Top 12 weirdest tax rules around the world

Countries across the globe have justified deductions, extra percentages, and wacky ways of coming up with tax revenue. Here's a countdown of the 12 strangest tax laws around the world.

3. Russia: beard tax

DOMINICK REUTER/REUTERS

Peter the Great, born 1672, was one of the most famous czars of Russia for many reasons. He had a penchant for torture, murder, and power, even exiling his own half-sister and killing one of his sons to prevent any sort of family coup. He also is credited for modernizing Russia—and that’s where the beard tax comes in.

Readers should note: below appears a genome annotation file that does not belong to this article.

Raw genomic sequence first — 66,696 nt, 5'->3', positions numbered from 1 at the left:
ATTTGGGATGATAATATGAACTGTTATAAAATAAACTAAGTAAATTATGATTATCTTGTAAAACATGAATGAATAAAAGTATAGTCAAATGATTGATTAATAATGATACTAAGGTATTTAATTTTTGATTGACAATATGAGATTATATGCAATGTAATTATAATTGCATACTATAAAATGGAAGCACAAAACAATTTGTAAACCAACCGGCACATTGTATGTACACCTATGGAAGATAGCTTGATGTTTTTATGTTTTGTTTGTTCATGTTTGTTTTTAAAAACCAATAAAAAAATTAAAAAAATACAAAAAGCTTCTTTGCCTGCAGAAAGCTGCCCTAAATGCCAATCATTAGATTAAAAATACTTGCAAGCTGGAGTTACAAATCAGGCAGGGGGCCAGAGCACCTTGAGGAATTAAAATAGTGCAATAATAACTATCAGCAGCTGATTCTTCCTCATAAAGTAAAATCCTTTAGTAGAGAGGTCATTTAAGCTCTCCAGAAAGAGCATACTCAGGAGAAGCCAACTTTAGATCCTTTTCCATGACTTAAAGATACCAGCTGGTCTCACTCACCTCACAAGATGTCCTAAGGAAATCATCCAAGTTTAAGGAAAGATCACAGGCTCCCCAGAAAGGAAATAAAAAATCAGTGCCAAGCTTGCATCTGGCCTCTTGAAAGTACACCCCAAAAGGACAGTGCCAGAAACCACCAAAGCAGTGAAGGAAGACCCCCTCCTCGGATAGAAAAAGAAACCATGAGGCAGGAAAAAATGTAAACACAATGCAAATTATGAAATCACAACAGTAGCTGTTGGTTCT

Though today we associate beards more with hipsters and Red Sox fans than courtiers, in the 1700s beards were pretty typical fare for most of the population in chilly Russia. However, when Peter the Great toured Western Europe, he found many modern European courts were filled with clean-shaven men. So how to bring this barber culture to his barbarian population? Tax the beards. In order to have a beard, one had to carry around a token showing they had paid their beard tax. Though the grizzlier men may have taken issue with the law, Peter the Great prevailed: he ruled Russia for 43 years.

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